Tires. Some of the same questions fleet managers ask about fuel can also be asked about tires. When fuel prices went through the roof more than a decade ago, so did the price of tires. Any products tied directly to petroleum went way up. Having a data system that can produce reports indicating cost of tires per vehicle, per axle, tied to mileage for a given time period will provide invaluable information. From these reports, fleet managers can deduce if the tire issues or tire wear is excessive. Excessive tire wear can be a result of poor driving habits, underinflated tires, overinflated tires, failure to rotate the tires on a timely basis, and even manufacturing defects. Having a data system linked to GPS gives the fleet manager the ability to monitor where his units physically are in real time and get reports that will graph rates of acceleration and stopping along with speed, date stamped along with location. Fleet managers can take corrective action with abusive drivers very quickly as opposed to the old systems, which could take many months to figure out the problem. Many times, tire issues can also result in more flat tires or blowouts than normal. Anytime a tire goes down on a commercial unit, it is very costly to the operation—not to mention the impact it can have on an ERV responding to an emergency. Having the ability to run these reports quickly from his desk, the fleet manager can take corrective action sooner than later, saving the operation time and money.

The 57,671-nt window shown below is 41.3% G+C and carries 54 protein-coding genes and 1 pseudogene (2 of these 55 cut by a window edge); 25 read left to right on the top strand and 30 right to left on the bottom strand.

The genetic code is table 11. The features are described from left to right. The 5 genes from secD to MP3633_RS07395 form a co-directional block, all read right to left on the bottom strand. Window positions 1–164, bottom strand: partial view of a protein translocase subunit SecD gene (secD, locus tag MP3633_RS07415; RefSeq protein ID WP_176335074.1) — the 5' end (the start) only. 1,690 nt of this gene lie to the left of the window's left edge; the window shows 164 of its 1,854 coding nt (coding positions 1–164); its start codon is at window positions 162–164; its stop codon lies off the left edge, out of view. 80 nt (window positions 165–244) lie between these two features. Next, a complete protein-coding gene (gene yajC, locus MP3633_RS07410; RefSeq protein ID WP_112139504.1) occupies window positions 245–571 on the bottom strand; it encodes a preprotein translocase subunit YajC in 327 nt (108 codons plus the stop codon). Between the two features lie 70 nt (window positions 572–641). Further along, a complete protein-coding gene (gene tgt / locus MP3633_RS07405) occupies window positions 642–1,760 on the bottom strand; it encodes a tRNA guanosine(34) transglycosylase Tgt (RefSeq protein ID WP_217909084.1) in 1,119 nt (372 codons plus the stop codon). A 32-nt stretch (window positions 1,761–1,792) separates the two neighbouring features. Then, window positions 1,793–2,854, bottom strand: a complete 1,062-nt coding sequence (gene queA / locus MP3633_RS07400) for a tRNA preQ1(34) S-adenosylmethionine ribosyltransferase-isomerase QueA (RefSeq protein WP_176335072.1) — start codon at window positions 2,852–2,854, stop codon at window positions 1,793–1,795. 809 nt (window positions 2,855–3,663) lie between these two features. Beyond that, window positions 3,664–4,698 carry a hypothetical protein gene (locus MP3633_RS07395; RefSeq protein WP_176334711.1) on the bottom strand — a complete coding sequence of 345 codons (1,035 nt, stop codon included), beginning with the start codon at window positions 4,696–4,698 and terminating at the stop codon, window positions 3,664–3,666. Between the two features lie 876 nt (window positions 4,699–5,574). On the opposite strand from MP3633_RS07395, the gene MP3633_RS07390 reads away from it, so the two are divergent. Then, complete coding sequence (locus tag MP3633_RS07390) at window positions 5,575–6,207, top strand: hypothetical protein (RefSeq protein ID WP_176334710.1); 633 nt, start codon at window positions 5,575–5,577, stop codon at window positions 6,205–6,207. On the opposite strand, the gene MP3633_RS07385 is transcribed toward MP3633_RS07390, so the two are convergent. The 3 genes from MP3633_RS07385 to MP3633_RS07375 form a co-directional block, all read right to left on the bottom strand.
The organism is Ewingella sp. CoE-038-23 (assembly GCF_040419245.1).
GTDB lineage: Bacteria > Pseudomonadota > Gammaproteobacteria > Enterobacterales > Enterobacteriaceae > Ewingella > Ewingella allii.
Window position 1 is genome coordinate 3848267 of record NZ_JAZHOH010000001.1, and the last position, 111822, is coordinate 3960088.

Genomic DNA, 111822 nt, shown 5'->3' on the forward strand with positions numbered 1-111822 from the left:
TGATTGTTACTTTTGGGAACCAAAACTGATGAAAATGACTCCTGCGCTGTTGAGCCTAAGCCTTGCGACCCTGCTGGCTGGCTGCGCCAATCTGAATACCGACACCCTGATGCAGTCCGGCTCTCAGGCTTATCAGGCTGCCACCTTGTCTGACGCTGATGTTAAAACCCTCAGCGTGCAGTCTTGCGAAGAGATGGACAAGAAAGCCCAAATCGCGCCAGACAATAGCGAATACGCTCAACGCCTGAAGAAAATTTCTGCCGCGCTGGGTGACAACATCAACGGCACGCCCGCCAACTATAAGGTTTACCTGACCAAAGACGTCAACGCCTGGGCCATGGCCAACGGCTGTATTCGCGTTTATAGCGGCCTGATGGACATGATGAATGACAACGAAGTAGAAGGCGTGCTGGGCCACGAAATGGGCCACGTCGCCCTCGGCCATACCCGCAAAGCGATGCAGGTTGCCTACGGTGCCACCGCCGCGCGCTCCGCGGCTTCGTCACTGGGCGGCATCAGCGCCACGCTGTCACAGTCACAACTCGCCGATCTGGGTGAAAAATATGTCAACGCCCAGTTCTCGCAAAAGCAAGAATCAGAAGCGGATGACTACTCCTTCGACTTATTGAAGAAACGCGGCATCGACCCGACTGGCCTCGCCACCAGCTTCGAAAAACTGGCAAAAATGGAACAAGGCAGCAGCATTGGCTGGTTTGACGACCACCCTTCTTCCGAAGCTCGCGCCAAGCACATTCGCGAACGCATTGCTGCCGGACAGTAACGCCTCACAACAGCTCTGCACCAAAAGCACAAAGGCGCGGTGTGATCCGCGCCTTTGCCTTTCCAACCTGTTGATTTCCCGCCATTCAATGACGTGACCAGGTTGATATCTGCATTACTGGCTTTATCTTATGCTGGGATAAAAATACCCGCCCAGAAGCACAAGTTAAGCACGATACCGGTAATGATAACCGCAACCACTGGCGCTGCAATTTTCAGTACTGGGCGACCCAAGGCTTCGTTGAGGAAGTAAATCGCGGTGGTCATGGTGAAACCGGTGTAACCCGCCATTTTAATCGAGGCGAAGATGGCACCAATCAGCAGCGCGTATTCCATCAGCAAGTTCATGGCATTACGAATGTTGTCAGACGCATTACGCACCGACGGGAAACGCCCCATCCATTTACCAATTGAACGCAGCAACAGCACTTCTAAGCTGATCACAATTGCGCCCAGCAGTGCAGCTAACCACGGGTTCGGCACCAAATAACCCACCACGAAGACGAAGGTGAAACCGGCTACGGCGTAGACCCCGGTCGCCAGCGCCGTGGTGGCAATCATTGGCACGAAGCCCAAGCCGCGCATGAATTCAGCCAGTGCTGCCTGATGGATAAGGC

Preventive Maintenance

Much has been written about and discussed when it comes to preventive maintenance (PM), particularly when it comes to ERV fleets. The main objective of a good PM program is to maximize equipment availability and to minimize unscheduled repairs, which translates to reductions in equipment life cycle cost.

There are various levels and types of PM, including reactive (breakdown) maintenance, planned or scheduled maintenance, condition-based maintenance, and world-class maintenance. These levels and types are used by industry, depending on the critical nature of the products. For example, world-class maintenance is used by the nuclear industry and is known to reduce maintenance costs by three times over that of reactive PM. Most fleets today are using some type of scheduled maintenance. Those that fall into reactive maintenance will spend a great deal of unnecessary downtime and money on breakdowns.

Most manufacturers provide information on when to change engine oil and filters, general inspection, and service based on time and mileage for the chassis, drivetrain, brakes, and other important components that will require inspection and service. These are only recommendations, and to finely tune a good PM program for your operation may, in some cases, necessitate exceeding the manufacturer’s recommendations. This is where a good data system will be invaluable.

For example, let’s look at water pump failures. For many fleets, when a water pump fails it causes a breakdown, and the unit will need to be towed. Having the ability to run reports on when water pumps were being changed and why will help fleet managers determine the best course of action. If the water pumps were failing out of warranty and in the 80,000- to 100,000-mileage range, it will probably be cost-effective to change the pumps before 80,000 miles to prevent a breakdown. This is sometimes referred to as predictive maintenance. Part of the manager’s job in this case is to also verify that pump failure was not caused by another component. A good failure analysis will determine this.

If the water pump’s bearings were failing, it could be that there was too much belt tension. If the pump seals were the cause of failure, it could be the result of not changing coolant frequently enough. Pump failure could also be the result of a defect that does not rear its ugly head until the warranty expires. Finding and correcting the cause behind the pump failure are the solutions; simply changing the water pump won’t solve the problem. A good data system can help the manager solve these problems faster than any other method.